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Antimutagenic activity of green tea and black tea extracts studied in a dynamic in vitro gastrointestinal model

Antimutagenic activity of green tea and black tea extracts studied in a dynamic in vitro gastrointestinal model

Author: Cyrille Krul and Anja Luiten-Schuite and Aschwin Tenfelde and Ben van Ommen and Hans Verhagen and Robert Havenaar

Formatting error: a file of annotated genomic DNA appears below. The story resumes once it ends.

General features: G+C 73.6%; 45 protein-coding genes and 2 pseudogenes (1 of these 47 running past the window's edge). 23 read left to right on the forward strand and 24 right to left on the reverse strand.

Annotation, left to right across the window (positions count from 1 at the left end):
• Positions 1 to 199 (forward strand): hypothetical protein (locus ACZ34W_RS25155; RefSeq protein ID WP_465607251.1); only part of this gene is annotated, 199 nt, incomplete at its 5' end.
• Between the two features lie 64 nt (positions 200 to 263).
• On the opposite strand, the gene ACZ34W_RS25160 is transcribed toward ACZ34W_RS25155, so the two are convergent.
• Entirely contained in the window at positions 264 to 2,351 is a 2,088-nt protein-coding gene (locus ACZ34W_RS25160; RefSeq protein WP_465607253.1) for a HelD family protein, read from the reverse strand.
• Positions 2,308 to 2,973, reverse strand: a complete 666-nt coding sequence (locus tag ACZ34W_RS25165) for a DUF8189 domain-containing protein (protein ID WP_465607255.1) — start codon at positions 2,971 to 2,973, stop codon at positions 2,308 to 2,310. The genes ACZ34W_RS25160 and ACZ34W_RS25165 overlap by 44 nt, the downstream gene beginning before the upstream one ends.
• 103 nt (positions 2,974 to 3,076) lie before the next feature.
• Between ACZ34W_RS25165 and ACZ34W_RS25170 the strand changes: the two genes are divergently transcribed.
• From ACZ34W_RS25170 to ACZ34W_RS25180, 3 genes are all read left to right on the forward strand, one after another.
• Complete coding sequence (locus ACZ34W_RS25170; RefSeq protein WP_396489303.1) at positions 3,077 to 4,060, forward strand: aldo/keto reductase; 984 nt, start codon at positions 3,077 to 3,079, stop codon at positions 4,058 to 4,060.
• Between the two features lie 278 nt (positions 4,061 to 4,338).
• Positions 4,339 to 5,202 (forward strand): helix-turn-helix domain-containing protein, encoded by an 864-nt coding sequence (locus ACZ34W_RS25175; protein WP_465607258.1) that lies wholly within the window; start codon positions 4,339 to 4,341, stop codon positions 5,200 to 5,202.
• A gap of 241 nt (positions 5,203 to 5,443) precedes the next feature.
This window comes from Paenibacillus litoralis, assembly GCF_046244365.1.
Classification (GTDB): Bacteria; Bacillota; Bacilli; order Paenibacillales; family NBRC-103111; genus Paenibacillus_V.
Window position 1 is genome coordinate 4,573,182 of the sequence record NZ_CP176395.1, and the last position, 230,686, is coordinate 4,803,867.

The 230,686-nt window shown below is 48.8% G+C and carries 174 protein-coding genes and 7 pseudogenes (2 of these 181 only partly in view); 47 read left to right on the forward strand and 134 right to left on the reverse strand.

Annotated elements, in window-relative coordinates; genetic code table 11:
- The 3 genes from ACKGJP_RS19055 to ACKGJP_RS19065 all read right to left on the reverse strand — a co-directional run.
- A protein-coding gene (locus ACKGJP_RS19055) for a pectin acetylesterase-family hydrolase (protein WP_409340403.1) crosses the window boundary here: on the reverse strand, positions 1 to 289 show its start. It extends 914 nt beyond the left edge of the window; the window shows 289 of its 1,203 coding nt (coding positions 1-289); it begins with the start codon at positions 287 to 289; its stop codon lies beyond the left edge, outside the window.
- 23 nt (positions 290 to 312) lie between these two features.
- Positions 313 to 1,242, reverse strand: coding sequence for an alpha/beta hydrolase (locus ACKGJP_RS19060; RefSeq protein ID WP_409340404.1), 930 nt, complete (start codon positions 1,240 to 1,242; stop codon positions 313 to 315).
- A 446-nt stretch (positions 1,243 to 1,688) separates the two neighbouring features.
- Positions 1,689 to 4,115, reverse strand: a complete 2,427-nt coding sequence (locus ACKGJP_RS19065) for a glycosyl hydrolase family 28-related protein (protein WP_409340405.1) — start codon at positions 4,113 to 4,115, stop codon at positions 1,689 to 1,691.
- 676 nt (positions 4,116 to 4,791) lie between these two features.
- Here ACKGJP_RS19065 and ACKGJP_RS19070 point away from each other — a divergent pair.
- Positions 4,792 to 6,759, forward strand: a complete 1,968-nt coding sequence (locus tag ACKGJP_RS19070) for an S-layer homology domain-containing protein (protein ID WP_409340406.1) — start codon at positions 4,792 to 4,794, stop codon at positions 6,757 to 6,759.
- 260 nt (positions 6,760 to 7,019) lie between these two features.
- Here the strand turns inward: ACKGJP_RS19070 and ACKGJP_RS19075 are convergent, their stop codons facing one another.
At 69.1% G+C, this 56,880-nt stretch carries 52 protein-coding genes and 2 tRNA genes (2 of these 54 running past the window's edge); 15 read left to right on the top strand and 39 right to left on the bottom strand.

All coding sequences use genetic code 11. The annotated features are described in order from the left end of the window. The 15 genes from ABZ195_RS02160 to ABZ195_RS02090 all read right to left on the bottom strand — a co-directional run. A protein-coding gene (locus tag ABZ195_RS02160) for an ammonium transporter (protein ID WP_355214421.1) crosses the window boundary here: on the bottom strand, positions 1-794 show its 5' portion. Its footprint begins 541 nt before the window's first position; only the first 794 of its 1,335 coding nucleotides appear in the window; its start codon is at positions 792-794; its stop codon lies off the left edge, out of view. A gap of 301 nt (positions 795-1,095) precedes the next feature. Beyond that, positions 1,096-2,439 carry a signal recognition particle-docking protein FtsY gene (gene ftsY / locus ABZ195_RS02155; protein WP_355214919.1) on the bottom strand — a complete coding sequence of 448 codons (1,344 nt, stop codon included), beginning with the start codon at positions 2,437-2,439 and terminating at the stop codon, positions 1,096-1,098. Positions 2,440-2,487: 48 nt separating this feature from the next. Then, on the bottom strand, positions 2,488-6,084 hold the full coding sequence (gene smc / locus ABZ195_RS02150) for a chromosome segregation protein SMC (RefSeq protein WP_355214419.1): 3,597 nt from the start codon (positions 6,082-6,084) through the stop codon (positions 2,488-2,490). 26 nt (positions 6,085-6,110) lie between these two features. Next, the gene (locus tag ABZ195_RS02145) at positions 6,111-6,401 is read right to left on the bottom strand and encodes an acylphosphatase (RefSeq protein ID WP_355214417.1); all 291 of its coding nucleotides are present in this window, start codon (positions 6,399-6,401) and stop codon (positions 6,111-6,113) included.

An in vitro gastrointestinal model, which simulates the conditions in the human digestive tract, was used to determine potential antimutagenic activity of extracts of black tea and green tea. In this paper, results are presented on the availability for absorption of potential antimutagenic compounds present in tea and on the influence of the food matrix on this activity. Between 60 and 180 min after the tea was introduced into the model, antimutagenic activity was recovered from the jejunal compartment by means of dialysis: the dialysate appeared to inhibit the mutagenicity of the food mutagen MeIQx in the direct plate assay with Salmonella typhimurium (Ames test). The maximum inhibition was measured at 2 h after the start of the experiment and was comparable for black tea and green tea extract. To determine the influence of food matrices on the antimutagenic activity of tea, the model was loaded with black tea together with milk or a homogenized standard breakfast. The maximum inhibition observed with black tea was reduced by 22, 42 and 78% in the presence of whole milk, semi-skimmed milk, and skimmed milk, respectively. Whole milk and skimmed milk abolished the antimutagenic activity of green tea by more than 90%; for semi-skimmed milk the inhibition was more than 60%. When a homogenized breakfast was added into the model together with the black tea extract, the antimutagenic activity was completely eliminated. When tea and MeIQx were added together into the digestion model, MeIQx mutagenicity was efficiently inhibited, with green tea showing a slightly stronger antimutagenic activity than black tea. In this case, the addition of milk had only a small inhibiting effect on the antimutagenicity. Antioxidant capacity and the concentration of catechins were also measured in the jejunal dialysates. The reduction in antimutagenic activity corresponded with reduction in antioxidant capacity and with a decrease of concentration of three catechins, viz. catechin, epigallocatechin gallate and epigallocatechin. The in vitro gastrointestinal model appears to be a useful tool to study the antimutagenicity of food components.

 

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